instagram pinterest linkedin facebook twitter goodreads

Ortiz: To Live a Man's Life [hardcover]

When one thinks about the World War II Marine, one immediately thinks about the jungle islands and bloody sands of the Pacific. However, some Marines served in other capacities during the war. They served on ships all around the world, and in rare cases, such as that of Pierre Julian Ortiz, they served in Africa, the Middle East, and Europe. Ortiz was a European Theater Marine yet he was training on the Pacific Coast in the summer of 1945, preparing to be inserted into the then French Indo-China when the war ended. His exploits and dare-devil attitude can be likened to something from a James Bond movie, it is that unreal. He is one of the most decorated Marines of WWII and yet arguably one of the least known. He was incredibly handsome, spoke six languages, rubbed elbows with royalty, understood “noblesse oblige”, or the belief that the wealthy and privileged are obliged to help the less fortunate, and cared not for material things. In his life he was a ship’s mate, a race car driver, a légionnaire, a prisoner of war, a Marine, a spy, a movie star, and a philanthropist (he helped initiate Toys for Tots). He was an American and a Frenchman with a Spanish name, and he lived as an expatriate in Mexico—he was perhaps one of the first real global citizens. He lived in remarkable times and did remarkable things.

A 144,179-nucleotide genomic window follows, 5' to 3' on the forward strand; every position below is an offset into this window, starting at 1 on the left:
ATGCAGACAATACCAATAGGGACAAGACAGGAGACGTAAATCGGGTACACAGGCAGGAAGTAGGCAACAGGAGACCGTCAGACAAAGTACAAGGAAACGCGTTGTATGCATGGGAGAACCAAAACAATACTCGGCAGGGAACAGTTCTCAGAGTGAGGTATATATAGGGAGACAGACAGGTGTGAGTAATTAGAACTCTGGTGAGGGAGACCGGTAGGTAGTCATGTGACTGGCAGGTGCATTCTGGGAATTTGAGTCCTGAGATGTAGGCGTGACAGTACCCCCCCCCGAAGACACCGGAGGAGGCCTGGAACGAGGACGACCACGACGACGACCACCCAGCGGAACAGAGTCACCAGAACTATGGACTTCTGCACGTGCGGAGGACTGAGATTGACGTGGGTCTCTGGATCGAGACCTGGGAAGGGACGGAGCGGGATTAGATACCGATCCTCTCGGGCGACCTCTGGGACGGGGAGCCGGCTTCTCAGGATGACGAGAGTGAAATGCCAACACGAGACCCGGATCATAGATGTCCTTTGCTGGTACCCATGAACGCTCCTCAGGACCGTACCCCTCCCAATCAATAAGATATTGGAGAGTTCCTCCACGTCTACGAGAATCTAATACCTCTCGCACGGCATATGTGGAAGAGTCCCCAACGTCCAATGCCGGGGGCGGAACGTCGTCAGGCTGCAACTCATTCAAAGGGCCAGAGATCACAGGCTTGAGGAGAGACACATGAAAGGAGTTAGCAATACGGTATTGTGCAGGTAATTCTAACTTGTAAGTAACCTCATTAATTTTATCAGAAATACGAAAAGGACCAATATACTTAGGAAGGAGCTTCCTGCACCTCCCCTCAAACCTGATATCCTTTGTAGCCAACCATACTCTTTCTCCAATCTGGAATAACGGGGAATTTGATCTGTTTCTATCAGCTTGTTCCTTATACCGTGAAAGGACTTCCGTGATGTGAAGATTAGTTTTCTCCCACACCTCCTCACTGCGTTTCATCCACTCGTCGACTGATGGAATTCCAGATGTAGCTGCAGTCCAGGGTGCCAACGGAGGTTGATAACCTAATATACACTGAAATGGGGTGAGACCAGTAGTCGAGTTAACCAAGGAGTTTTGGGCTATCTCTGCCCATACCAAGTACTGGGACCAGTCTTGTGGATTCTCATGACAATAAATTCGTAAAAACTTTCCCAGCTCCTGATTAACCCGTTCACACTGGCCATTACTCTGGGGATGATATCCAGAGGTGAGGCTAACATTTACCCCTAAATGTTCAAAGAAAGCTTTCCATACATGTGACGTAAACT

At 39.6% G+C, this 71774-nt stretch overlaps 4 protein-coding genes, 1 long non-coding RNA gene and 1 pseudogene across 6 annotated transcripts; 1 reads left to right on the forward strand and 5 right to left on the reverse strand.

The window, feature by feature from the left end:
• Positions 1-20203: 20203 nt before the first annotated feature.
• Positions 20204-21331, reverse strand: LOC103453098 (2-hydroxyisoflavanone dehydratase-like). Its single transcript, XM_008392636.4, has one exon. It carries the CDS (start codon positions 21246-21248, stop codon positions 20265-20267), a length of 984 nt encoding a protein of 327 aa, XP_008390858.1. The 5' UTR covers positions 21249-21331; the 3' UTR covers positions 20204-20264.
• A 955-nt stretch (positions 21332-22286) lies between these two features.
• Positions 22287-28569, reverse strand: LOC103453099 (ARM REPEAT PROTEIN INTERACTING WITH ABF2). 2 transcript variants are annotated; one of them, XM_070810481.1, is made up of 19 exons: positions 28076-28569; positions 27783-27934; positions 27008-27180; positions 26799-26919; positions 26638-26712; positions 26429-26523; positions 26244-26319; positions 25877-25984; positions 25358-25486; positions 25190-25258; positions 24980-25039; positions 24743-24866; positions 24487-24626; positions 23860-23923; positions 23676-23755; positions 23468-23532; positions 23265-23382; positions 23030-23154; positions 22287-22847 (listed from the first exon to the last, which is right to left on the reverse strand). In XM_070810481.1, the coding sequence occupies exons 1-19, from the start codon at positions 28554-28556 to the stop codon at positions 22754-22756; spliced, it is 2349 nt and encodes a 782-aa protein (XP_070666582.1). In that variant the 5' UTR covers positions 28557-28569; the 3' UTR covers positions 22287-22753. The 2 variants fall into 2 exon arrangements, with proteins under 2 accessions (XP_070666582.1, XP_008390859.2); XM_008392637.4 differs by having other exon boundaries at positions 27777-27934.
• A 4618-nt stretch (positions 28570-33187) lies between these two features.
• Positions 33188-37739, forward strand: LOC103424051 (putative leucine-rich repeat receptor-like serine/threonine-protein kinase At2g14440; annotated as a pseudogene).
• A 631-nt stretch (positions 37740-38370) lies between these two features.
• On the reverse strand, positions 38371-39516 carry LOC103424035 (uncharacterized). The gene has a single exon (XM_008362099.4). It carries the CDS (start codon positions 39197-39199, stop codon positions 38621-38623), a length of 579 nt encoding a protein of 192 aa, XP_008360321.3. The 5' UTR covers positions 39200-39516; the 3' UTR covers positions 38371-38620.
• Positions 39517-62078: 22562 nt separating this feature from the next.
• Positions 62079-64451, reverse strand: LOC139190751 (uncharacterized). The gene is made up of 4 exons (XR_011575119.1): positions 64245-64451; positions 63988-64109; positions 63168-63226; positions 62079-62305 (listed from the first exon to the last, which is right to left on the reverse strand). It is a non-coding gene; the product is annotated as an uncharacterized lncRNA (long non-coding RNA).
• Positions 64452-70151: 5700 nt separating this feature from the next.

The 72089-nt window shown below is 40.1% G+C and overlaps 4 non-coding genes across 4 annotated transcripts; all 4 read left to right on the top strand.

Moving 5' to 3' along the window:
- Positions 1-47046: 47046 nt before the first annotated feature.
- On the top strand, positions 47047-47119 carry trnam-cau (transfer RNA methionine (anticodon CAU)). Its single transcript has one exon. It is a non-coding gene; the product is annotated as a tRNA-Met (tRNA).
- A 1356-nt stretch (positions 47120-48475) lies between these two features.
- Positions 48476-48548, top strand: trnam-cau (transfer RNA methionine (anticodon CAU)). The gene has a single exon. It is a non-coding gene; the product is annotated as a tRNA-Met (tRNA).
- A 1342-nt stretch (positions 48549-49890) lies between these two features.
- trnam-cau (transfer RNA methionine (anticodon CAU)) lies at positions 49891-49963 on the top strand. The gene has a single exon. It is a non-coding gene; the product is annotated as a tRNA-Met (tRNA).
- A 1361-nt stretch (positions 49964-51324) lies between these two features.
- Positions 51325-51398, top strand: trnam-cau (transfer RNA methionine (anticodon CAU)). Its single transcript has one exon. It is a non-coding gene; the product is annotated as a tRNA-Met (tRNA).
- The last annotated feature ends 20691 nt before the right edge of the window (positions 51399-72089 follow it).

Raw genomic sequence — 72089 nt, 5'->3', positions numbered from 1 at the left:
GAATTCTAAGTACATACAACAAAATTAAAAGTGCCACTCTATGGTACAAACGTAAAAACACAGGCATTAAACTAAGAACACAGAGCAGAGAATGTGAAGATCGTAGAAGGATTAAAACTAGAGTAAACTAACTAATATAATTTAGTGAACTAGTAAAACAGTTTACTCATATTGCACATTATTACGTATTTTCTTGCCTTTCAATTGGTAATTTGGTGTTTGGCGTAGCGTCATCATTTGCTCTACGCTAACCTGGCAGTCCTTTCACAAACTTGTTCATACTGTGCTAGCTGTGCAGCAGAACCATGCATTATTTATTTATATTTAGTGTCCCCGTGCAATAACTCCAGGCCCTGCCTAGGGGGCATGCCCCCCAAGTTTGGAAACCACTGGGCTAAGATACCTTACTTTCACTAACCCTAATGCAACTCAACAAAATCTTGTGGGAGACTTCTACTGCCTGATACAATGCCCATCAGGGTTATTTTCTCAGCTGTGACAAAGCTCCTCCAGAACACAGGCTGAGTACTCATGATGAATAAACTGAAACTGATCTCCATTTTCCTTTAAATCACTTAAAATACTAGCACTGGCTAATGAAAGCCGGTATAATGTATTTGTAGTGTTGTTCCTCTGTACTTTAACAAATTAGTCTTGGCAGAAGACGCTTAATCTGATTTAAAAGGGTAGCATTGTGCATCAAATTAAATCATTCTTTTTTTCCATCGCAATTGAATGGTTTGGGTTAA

Pierre’s son, Lieutenant Colonel (Ret.) Pierre “Pete” Ortiz, believes that while his father was proud of his service in the Marine Corps, he would forever identify himself as légionnaire. Perhaps the lessons taught to a young man are the lessons that stay with him throughout life, no matter if they are taught at Parris Island or Sidi-Bel-Abbes. While in the Legion, Pierre was interviewed and asked why he joined the Legion, he said that what he wanted “was to live a man’s life.” He did just that. In part, “a man’s life” can be defined by the code of honor of the French Foreign Legion, the Légionnaire code:

Art. 1—Légionnaire, you are a volunteer serving France with "Honor and Fidelity"
Art. 2—Every légionnaire is your brother-in-arms, regardless of his nationality, race, or religion. You will demonstrate this by strict solidarity which must always unite members of the same family.
Art. 3—Respect of traditions, devotion to your leaders, discipline and comradeship are your strengths, courage and loyalty your virtues.
Art. 4—Proud of your status as Légionnaire, you display this in your uniform, which is always impeccable, your behavior always dignified but modest, your living quarters always clean.
Art. 5—An elite soldier, you will train rigorously, you will maintain your weapon as your most precious possession, you are constantly concerned with your physical form.
Art. 6—A mission is sacred; you will carry it out until the end respecting laws, customs of war, international conventions and, if necessary, at a risk of your life.
Art. 7—In combat, you will act without passion and without hate, you will respect the vanquished enemy, you will never abandon your dead or wounded, nor surrender your arms.

Throughout his life, Pierre lived by that code. While only seven articles, the code was enough to foster a young man, help him to become a hero, and create the foundation for a remarkable and inspiring story.